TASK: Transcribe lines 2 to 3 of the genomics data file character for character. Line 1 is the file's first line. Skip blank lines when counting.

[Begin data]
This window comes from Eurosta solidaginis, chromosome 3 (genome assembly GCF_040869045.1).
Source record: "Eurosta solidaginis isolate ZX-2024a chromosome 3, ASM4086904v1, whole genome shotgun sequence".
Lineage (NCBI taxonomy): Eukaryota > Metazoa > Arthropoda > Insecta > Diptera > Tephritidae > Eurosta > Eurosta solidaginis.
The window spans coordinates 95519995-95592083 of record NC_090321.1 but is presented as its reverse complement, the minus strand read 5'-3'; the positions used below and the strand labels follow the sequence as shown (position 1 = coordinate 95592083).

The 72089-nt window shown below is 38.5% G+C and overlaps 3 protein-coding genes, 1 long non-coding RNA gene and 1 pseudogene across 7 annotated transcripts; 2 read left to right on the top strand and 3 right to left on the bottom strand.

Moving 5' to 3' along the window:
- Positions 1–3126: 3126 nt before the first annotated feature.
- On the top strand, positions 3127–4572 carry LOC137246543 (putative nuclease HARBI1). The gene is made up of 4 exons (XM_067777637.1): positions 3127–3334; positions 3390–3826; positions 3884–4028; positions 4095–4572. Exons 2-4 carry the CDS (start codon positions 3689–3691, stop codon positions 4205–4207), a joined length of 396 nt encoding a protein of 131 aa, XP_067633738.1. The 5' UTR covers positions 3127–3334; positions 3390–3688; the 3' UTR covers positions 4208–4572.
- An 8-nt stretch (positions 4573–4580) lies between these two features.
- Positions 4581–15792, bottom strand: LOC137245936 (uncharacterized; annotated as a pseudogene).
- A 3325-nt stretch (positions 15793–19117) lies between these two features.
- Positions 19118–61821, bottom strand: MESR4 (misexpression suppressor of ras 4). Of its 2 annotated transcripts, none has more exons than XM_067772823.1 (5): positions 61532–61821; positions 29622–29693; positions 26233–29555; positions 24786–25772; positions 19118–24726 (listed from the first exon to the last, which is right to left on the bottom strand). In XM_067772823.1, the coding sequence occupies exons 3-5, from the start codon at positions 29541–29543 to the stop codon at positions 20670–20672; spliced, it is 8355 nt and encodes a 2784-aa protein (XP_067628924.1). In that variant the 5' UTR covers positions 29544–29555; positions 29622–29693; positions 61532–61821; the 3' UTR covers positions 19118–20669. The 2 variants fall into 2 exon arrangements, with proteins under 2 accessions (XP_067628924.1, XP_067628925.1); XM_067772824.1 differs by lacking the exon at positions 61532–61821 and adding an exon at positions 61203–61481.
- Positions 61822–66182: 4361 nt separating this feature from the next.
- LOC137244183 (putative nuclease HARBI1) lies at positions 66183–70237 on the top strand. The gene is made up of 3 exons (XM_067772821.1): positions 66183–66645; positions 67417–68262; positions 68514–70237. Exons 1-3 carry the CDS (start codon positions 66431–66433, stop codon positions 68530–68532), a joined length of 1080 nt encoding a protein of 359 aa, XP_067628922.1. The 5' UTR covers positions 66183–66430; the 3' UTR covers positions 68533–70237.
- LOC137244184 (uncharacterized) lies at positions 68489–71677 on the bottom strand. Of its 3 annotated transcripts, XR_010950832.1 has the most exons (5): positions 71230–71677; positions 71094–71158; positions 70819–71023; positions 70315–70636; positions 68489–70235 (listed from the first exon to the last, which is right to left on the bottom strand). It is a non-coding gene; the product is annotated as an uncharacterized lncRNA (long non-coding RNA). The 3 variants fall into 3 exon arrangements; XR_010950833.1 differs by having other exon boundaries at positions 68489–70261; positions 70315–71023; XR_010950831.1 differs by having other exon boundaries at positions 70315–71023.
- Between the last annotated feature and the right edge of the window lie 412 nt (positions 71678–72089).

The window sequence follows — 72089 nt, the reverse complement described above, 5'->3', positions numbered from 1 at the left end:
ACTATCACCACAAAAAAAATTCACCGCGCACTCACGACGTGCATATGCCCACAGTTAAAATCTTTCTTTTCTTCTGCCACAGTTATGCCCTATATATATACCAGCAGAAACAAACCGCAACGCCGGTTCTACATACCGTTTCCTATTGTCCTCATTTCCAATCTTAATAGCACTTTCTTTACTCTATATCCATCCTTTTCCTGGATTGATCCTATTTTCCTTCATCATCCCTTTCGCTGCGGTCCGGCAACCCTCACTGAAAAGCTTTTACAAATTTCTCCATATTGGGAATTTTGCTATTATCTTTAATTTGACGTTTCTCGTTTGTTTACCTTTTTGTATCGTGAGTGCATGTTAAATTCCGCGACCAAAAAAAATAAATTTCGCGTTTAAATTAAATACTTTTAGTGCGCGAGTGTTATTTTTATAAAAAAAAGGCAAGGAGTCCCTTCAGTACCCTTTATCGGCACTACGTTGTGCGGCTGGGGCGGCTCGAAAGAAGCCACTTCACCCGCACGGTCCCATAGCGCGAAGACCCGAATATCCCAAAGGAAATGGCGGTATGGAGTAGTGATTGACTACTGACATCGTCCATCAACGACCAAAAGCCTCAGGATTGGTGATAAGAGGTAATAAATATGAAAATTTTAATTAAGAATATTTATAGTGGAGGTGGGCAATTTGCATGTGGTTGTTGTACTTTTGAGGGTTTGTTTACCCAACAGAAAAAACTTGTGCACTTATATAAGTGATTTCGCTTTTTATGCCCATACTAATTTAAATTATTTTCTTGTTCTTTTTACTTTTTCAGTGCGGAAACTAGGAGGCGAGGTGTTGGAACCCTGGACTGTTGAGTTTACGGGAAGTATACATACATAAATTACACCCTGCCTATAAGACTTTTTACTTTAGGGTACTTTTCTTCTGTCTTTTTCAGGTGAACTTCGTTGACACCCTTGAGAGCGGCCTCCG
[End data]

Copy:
Source record: "Eurosta solidaginis isolate ZX-2024a chromosome 3, ASM4086904v1, whole genome shotgun sequence".
Lineage (NCBI taxonomy): Eukaryota > Metazoa > Arthropoda > Insecta > Diptera > Tephritidae > Eurosta > Eurosta solidaginis.